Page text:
Rafael Pampillón. Professor. IE Business School
6 February 2008
The global downturn has reached Spain, calling for serious structural reform and cutbacks in public spending to maintain levels of competitiveness.
The end of 2007 saw a general deceleration of the world economy. The forecast for world growth over the coming year is less than it was for 2007. This is due to the fact that in 2008 the two main driving forces of the world economy, the US economy and the eurozone, will continue to cool. We are in the middle of a financial crisis with a heavy rationing of credit and a high level of uncertainty regarding the direction to be taken by macroeconomic policies. In this context, the Spanish economy also shows signs of deceleration and future weakness, made evident in the heavy deterioration of the foreign balance, high inflation and lower growth in consumption and the construction sector.
The GDP generated by the Spanish economy during the third quarter of 2007 was 0.7% higher than the second quarter, which had been two tenths less than the previous quarter. A poor performance since you need to go back four years (third quarter of 2003) to find a quarter with a growth rate of less than 0.7%. We have come to the end of the road we began at the end of 2003, when the GDP grew and grew. Now we are on another road and the GDP is growing less and less. Accordingly, in the fourth quarter of last year, the year-on-year growth rate for the GDP may have fallen from 3.8% to 3.3%.
The figures available for the fourth quarter of the 2007 show the same cooling economy for Spain as for the second and third quarter. As far as consumption is concerned, the portfolio of orders for consumer goods is deteriorating, together with the demand for cars and confidence indicators offered by both the European Commission and the Official Credit Institute (OCI). This consumer confidence indicator prepared by the OCI hit a historic low in November. The heavy increase in inflation and high interest rates are having a negative effect on family purchasing power. In addition, spending on housing is slowing down notably, although perhaps it has not yet reached negative figures, as forecast for 2008.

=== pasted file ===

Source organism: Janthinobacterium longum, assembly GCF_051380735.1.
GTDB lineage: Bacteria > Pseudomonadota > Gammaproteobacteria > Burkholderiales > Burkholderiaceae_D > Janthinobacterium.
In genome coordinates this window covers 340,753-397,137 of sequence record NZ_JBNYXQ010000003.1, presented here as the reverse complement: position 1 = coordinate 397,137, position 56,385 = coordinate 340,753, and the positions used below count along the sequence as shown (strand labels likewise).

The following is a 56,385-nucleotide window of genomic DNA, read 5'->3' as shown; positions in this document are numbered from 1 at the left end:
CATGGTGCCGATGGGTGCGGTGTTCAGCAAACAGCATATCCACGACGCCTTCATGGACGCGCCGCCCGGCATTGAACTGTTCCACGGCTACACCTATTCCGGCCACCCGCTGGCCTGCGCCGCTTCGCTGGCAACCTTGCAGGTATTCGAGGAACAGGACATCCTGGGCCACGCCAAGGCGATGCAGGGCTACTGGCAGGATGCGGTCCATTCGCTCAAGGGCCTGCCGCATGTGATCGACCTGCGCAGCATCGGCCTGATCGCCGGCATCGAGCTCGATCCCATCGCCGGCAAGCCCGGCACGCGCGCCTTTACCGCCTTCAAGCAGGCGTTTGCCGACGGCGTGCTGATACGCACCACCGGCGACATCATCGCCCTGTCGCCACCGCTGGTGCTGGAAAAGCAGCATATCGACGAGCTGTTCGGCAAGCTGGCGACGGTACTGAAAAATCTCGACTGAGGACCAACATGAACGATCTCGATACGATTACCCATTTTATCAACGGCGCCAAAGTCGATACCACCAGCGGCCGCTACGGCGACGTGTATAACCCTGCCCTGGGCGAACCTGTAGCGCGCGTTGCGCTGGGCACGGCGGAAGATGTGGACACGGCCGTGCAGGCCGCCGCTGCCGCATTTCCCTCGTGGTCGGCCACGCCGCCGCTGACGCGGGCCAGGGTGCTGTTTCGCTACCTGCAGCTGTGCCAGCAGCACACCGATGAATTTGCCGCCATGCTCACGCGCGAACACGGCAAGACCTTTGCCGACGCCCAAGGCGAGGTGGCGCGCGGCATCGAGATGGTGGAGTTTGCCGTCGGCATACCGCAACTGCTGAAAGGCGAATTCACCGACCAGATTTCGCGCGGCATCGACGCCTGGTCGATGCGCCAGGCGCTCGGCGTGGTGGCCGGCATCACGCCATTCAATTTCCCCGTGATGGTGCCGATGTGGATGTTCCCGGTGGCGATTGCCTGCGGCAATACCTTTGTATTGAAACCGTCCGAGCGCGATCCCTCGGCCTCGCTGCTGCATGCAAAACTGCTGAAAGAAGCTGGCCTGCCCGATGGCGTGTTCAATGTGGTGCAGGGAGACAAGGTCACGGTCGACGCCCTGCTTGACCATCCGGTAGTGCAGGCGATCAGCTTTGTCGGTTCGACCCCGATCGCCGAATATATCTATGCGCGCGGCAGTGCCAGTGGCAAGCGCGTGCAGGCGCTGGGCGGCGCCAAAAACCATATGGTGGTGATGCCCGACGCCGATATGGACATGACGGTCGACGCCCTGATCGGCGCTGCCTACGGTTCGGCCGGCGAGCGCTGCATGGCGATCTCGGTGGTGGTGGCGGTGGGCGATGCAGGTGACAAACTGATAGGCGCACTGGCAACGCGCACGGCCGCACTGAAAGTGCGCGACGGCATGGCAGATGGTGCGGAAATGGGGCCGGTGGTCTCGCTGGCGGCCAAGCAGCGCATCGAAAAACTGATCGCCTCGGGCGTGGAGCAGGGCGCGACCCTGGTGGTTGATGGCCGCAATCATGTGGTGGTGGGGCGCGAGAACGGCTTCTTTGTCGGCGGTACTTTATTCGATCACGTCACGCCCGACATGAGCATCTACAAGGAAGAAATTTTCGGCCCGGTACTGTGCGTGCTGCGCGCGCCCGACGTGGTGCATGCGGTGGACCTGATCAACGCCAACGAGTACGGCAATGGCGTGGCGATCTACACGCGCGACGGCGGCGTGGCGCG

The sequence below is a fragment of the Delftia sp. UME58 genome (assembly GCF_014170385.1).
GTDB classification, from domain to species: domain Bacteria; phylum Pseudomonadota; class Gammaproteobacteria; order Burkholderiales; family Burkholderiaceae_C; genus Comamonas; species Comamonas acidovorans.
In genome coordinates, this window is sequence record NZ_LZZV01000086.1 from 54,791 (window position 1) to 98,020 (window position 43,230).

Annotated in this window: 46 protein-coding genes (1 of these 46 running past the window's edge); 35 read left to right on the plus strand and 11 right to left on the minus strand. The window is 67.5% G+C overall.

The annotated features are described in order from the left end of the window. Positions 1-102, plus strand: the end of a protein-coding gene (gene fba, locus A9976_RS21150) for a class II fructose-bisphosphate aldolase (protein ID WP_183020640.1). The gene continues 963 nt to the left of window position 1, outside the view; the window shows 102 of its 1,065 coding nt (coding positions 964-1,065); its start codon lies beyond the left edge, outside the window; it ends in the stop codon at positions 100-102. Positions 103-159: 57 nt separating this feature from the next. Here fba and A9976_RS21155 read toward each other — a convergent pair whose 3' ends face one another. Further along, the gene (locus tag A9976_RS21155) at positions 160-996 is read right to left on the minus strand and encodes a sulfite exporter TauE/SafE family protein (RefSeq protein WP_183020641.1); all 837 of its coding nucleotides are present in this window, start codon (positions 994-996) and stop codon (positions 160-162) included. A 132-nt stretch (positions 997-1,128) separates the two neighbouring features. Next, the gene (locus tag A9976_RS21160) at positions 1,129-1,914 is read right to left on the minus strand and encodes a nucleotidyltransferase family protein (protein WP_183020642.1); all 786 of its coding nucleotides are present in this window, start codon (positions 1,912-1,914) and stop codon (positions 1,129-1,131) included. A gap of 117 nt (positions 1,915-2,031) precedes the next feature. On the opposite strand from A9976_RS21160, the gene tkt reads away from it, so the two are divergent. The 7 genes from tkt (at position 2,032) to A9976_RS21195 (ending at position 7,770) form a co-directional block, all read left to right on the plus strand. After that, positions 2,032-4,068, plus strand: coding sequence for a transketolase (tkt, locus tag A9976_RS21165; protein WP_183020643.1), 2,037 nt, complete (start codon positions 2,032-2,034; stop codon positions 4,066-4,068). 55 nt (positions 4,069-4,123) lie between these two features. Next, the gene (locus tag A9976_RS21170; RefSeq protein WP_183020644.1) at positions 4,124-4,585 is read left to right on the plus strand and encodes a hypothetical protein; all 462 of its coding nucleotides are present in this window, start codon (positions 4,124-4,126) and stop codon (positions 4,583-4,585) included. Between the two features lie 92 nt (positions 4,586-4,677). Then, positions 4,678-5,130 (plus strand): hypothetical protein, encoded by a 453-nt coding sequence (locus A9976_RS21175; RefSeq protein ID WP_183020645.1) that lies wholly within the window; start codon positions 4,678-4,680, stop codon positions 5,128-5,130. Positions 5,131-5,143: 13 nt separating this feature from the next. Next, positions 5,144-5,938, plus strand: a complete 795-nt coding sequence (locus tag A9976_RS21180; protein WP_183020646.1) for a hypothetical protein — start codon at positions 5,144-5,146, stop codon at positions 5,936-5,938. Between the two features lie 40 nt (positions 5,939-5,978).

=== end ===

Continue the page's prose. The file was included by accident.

Investment in business appears to be the soundest component of domestic demand and, for the moment, remains strong. Investment in consumer goods maintained a two-figure growth rate (11.2%) but its rate of progress fell by almost 2 points during the third quarter. The growth rate of investment in consumer goods will also continue to slow down next year due to a low increase in consumer demand, relatively high interest rates, difficult access to credits and an increase in production costs (labour costs, for example, which continue to rise).
As far as the labour market is concerned, the increase in inclusion in the social security system is also slowing down. The year-on-year rate for the first quarter of this year totalled 3.5%, but fell to 3.2% in the second quarter and to 2.9% in the third. During the fourth quarter, the deceleration process continued with a growth rate of 2.7% in October and 2.3% in November. The Active Population Survey for the third quarter also showed moderation in the growth rate of employment, at a time when the working population continued to increase to high rates. We are now in a situation where the creation of employment is equal to or less than the increase in the active population. As a result, unemployment is rising. Accordingly, the level of unemployment recorded by the Spanish Ministry of Work increased in October and November of last year. Unemployment will continue to increase in 2008 as a consequence of the lower growth of the Spanish economy.
For the year 2008, the Spanish economy is set to grow at a rate of around 2.7% and, in the final quarter, at 2%. Besides the increase in the number of unemployed, we will continue to suffer from another two imbalances. The domestic imbalance shown in the higher rate of inflation in comparison with the countries with which we compete and the heavy external imbalance which will generate a current account balance deficit of around 10% of the GDP in 2007. These levels clearly indicate that Spain is losing competitiveness. This loss can also be seen in the reduced share of our world and EU exports. Improving competitiveness and the foreign balance is only possible through price stability, which can only be obtained by greater containment of public spending, encouragement for competition, and structural reforms.